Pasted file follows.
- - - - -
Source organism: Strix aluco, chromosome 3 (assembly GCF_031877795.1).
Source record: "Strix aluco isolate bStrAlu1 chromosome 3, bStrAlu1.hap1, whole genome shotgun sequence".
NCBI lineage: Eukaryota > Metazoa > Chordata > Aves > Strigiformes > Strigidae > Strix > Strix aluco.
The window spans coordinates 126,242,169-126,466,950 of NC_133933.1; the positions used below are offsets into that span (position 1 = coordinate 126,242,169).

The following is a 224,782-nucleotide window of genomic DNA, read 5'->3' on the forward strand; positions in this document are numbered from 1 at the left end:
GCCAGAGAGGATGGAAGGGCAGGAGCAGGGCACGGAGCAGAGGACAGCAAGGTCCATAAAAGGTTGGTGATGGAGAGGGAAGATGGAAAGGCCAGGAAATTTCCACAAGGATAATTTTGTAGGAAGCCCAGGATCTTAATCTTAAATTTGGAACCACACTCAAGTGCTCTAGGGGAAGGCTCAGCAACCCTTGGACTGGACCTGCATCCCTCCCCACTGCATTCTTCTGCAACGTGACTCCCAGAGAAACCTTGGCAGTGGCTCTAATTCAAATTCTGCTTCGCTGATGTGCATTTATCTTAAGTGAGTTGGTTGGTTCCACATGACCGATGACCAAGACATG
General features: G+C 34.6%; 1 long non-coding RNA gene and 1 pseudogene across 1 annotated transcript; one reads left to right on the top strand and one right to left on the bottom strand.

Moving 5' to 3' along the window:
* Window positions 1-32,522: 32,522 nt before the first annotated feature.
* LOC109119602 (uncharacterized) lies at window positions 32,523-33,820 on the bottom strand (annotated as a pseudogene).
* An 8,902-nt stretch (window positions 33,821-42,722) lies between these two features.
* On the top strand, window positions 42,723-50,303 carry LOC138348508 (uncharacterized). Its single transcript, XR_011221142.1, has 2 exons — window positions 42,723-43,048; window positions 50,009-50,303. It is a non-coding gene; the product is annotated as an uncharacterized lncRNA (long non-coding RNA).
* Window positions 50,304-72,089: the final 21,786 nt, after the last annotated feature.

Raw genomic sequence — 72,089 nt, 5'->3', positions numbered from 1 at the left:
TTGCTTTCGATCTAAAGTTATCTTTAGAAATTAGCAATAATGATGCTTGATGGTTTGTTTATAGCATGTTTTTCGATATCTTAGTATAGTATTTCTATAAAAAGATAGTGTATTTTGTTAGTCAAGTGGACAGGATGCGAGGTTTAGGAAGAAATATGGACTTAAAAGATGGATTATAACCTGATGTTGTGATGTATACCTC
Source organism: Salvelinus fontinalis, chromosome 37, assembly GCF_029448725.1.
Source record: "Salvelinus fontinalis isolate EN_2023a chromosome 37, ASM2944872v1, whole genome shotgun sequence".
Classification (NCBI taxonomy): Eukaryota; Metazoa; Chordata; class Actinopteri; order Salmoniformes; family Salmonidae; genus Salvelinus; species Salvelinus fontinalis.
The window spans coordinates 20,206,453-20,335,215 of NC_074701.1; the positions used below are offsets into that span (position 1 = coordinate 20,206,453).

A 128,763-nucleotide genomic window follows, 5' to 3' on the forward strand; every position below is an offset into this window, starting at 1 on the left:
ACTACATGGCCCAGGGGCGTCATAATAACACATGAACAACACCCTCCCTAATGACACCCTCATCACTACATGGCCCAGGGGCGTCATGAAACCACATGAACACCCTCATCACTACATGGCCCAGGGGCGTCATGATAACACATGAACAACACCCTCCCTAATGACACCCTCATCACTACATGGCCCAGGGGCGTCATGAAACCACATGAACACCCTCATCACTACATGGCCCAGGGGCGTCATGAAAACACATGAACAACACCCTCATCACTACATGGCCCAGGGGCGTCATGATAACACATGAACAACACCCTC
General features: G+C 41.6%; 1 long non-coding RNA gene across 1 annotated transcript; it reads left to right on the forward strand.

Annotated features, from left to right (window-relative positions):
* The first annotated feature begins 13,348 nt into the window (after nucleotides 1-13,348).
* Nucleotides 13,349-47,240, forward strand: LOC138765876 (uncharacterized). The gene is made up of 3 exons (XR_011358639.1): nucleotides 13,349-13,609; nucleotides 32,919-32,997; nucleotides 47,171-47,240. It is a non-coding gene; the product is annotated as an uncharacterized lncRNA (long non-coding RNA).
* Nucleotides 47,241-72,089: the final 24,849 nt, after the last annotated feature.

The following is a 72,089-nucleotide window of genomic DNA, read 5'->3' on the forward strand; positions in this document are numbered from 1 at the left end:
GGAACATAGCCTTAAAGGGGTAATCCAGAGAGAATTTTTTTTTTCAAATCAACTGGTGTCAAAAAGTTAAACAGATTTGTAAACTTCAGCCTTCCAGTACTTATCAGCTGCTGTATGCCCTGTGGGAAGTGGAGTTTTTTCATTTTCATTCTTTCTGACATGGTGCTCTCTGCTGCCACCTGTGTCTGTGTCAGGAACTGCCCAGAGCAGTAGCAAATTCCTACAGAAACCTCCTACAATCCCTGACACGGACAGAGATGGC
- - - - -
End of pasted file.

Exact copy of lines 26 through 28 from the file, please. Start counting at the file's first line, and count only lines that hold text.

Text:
* Nucleotides 47,241-72,089: the final 24,849 nt, after the last annotated feature.

The following is a 72,089-nucleotide window of genomic DNA, read 5'->3' on the forward strand; positions in this document are numbered from 1 at the left end:
GGAACATAGCCTTAAAGGGGTAATCCAGAGAGAATTTTTTTTTTCAAATCAACTGGTGTCAAAAAGTTAAACAGATTTGTAAACTTCAGCCTTCCAGTACTTATCAGCTGCTGTATGCCCTGTGGGAAGTGGAGTTTTTTCATTTTCATTCTTTCTGACATGGTGCTCTCTGCTGCCACCTGTGTCTGTGTCAGGAACTGCCCAGAGCAGTAGCAAATTCCTACAGAAACCTCCTACAATCCCTGACACGGACAGAGATGGC